IB: I was going to say that the new landscape is crazy. You can hear shit that's not recorded that good, but it's beautiful. 

EB: Like White Poppy, for example. She makes that noise that's just so pretty. It would make a seasoned engineer cringe, but whatever. 

IB: I like that Chicago hip-hop shit too; those grooves, beats, and flows are crazy. 

It really drives home the point that it's about the song and what's behind it. How much material do you guys gather before you find a direction? 

EB: That's a really good question.

IB: Remember on Black Up we had a whole other album? Yeah, man; that was ridiculous.

EB: I was listening to those beats. Those are good.  Ish has got nothing but ideas. There's a wealth of ideas. You work until you feel like it's done, and then it's done. 

IB: Yeah. I would say if we end up with ten things, we probably start out with 40. That 40 is pulled from a pile of probably hundreds, maybe a thousand. And that's just me. He's got his own shit. 

EB: I have no idea how you keep your shit organized. 

IB: I don't.

EB: Well, you don't. That's true. I'll make my request that [ideas] live. Sometimes I win, sometimes I lose. 

Do you feel like any of that material is worth revisiting and working on or, by that point, have you already moved on to the next phase? 

IB: A lot of times those songs needed to happen just to get to another place. They don't ever get in the game, but we needed everything they did. But sometimes they do come back around and make it in. 

EB: I can think of some old shit that we were fucking with way, way back and then ended up becoming interesting things. 

IB: For sure, for sure.

What are you guys taking from traditional hip-hop production approaches, and what has new technology afforded you in getting from A to B? 

EB: Well, we don't have to seek out a [Roland TR-]808. We've got that covered. 

IB: Yeah. Plus, all the current software programs, a good portion of their capabilities are based on what DJ Premier and those guys used to do. It's a hip-hop based platform to make music on, like looping and repeating and time stretching. They basically looked at hip-hop and its influence, and they were like, "Let's try to push our software to do that, because that's what everybody wants to do." Hip-hop is a technological leap, a quantum leap forward. Everything has a hip-hop feel to it, at its core. A lot of things that didn't before definitely got on to the hip-hop essence, the essential way of creating. Sampling, borrowing, taking a little bit of this, dressing it up a little bit, and re-presenting it. It's crazy what hip-hop really did.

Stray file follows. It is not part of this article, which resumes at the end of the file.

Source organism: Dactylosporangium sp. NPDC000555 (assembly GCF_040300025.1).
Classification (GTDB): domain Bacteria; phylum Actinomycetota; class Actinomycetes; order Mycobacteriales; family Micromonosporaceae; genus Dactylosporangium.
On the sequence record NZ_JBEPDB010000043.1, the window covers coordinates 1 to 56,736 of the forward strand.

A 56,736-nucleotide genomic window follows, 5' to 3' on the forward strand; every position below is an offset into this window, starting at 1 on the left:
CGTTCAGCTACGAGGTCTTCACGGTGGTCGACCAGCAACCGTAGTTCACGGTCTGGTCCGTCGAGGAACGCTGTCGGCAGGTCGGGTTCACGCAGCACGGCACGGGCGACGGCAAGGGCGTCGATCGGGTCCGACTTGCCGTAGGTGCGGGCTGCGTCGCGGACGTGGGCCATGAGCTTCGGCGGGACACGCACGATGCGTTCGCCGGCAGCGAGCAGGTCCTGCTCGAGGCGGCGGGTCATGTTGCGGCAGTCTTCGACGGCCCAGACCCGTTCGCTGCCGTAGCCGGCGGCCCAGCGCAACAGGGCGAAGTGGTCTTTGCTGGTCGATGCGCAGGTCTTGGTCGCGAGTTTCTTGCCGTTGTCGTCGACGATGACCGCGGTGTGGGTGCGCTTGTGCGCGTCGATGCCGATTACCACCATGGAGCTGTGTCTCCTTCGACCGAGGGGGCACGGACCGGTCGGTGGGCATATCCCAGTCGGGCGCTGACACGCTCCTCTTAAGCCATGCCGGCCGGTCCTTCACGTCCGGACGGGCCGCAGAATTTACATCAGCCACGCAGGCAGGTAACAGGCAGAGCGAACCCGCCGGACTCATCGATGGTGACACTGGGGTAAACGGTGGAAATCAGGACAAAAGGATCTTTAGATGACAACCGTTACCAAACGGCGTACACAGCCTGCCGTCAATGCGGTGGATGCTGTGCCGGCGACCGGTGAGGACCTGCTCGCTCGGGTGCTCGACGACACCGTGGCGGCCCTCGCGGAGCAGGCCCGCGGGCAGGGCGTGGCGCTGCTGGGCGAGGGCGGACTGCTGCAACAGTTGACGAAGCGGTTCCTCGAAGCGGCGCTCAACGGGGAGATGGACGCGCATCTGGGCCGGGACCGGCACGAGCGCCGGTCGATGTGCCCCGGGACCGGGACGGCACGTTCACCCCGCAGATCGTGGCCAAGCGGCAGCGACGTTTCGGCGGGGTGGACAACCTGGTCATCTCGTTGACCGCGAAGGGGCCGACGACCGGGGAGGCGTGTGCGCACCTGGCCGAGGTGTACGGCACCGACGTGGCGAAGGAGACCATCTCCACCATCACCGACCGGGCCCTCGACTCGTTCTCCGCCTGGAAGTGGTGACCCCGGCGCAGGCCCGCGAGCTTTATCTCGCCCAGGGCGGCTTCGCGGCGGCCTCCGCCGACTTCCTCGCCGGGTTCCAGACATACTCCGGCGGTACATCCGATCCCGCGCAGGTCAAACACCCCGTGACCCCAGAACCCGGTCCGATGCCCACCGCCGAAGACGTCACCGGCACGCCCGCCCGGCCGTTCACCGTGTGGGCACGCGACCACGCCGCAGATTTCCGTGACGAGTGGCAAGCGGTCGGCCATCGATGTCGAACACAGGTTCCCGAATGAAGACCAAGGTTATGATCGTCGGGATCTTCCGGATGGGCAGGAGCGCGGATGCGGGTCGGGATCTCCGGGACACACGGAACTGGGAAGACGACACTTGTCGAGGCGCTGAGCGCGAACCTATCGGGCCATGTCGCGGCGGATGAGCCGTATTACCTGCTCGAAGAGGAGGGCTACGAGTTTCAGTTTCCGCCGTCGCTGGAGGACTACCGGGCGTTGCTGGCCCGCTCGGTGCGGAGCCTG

Before the advent of Pro Tools and pre-loaded samplers, people had to work a little harder to get there. Now we have all these tools at our disposal. What do you do to keep it so that you actually are having to work hard and push yourselves? 

EB: I think if we were doing it the old way, we would work just as hard, only longer. 

IB: Yeah, it would take longer. I mean we did it then too. I like the technology. Like you said, you can get it out, you can put it out, it can sound pretty cool, but you've still got to have a good song to deal with. Ableton is like being inside of a spacecraft or something. There's shit that's on there I could have a career with that I'll never learn how to do. These are vast, space waves of technology, and I'm just tinkering around in one aspect of it. I think it's cool because you have to learn, study, and practice in order to even get good on that shit. It's an instrument. It's just different. 

You guys have done an amazing job of taking technology out of its basic form and pushing the envelope with it.